Earth Defense Force 5 Review: One of the Best Co-op Games on PS4
Awful movies are a sort of shared hobby between my husband and I, so it's only natural that we are an EDF household. Shooting down massive waves of bugs and a host of more menacing creatures is hard to say no to when the overall package is so welcoming and easy to hop in and out of.
Since Earth Defense Force 2025 on the PlayStation 3, the EDF series has become one of our go-to titles when we sit down for our nightly gaming sessions. Before I got my hands on Earth Defense Force 5, we'd just rotate between Risk of Rain and EDF 4.1 on the PlayStation 4. Until we make it and push through some of Inferno mode, it's all EDF 5 for now.
This newest addition to the franchise is an arcade-style shooter with both hands in the crazy jar. It takes you back to the first alien invasion and pits you against forces the EDF was never trained to fight. You've got the signature giant insects with giant frogs with guns, UFOs, huge robots and mechanical war machines, and a ton of surprises in store that I just don't feel right spoiling.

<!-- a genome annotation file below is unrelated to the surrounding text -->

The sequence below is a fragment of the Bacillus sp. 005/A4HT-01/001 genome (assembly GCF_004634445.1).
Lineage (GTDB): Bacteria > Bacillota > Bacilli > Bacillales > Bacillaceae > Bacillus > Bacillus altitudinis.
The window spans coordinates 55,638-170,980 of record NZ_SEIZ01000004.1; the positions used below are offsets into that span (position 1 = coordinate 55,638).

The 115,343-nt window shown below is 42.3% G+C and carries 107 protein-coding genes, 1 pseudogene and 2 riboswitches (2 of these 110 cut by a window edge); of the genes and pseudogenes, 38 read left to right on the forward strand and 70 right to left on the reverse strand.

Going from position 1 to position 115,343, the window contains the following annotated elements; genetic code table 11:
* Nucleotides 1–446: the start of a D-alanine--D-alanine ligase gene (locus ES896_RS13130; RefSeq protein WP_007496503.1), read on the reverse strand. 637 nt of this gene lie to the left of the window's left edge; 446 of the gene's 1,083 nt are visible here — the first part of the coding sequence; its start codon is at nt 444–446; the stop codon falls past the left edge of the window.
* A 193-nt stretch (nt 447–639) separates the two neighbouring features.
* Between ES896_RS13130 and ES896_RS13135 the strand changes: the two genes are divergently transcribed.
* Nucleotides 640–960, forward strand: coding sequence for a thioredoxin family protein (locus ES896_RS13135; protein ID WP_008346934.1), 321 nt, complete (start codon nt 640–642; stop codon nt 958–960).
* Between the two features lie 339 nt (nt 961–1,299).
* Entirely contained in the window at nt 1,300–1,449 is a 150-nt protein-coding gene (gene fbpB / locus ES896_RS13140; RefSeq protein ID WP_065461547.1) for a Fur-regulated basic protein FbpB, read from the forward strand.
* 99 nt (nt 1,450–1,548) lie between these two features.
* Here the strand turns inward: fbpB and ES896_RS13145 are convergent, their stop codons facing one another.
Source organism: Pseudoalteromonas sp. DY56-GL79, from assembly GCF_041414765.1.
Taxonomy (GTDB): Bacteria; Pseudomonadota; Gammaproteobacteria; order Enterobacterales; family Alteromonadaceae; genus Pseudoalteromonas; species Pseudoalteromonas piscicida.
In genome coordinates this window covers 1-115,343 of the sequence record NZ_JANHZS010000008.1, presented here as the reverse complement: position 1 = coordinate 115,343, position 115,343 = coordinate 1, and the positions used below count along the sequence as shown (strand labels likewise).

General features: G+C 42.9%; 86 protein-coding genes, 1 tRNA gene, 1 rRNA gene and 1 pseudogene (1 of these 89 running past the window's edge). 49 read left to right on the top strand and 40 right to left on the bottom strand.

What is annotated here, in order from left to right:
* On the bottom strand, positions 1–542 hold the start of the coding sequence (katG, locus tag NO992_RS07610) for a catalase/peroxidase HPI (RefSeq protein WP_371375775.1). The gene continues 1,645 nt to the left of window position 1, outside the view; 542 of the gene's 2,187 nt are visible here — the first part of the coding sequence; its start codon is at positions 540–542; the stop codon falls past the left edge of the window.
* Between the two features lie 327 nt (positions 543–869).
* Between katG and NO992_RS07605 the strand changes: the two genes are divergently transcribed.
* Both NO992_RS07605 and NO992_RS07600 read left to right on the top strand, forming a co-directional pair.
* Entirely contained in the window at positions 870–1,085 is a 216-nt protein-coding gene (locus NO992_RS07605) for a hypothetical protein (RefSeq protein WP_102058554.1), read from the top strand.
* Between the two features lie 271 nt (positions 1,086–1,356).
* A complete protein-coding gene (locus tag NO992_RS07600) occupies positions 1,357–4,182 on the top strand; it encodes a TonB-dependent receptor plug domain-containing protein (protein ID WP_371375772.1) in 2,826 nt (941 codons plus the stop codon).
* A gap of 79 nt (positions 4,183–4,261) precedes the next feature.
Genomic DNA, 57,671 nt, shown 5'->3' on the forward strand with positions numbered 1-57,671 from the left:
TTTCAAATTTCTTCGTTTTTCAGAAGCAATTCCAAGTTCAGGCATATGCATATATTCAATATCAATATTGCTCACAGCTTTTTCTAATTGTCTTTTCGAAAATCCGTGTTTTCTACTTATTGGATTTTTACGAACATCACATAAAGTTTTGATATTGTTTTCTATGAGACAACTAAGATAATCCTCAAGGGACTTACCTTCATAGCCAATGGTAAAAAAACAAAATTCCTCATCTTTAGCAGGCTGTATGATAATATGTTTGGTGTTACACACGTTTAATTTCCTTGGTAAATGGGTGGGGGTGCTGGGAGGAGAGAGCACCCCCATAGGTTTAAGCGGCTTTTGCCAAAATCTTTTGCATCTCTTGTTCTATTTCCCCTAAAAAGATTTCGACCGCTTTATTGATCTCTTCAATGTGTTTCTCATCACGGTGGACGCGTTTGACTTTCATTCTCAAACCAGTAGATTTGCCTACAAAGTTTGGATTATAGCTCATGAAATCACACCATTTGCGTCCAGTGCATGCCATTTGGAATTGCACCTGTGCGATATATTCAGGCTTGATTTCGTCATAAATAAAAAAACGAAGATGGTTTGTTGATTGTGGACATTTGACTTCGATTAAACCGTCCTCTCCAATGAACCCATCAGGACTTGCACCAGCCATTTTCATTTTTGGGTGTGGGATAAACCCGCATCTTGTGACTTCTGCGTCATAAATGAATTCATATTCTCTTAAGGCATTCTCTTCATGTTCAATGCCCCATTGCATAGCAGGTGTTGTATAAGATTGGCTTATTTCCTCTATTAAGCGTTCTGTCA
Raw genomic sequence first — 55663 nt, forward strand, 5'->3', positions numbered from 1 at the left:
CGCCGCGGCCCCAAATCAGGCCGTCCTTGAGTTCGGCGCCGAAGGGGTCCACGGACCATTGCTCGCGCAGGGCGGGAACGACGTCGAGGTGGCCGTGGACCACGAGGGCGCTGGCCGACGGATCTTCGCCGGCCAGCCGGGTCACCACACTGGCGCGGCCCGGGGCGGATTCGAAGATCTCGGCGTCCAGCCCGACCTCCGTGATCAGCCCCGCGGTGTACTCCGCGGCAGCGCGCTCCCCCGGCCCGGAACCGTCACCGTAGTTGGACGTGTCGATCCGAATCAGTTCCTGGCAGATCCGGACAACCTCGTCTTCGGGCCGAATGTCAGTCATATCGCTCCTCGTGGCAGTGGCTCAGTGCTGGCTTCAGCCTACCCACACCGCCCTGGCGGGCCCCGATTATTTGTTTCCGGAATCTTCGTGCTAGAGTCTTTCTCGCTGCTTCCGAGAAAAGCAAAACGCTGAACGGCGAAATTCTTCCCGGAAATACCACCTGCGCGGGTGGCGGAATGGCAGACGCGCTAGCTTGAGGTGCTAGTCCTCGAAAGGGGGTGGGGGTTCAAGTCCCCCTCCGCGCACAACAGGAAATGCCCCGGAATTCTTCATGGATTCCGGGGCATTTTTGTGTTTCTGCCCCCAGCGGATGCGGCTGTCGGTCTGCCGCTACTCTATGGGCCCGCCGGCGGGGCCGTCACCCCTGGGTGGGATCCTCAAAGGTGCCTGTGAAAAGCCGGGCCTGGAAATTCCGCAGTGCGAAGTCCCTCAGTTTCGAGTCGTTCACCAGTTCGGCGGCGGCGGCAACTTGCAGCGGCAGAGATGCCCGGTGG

Enemies from previous titles make their way into this entry, but there are plenty of unique aliens and monsters here to shock and confuse newcomers and keep veteran EDF soldiers interested.
Have I mentioned this game has 1,000 weapons yet? Yes, one thousand weapons that you can use these across four classes.
The versatile Ranger, a ground troop with a huge variety of weapon capabilities. The Wing Diver, an elite female soldier specializing in aerial combat and plasma weapons. The Air Raider, a support troop with a wealth of multiplayer-oriented weaponry and gadgets. Last but not least is the Fencer, which trades easy mobility for its own brand of alien destruction, requiring practice and a steel will.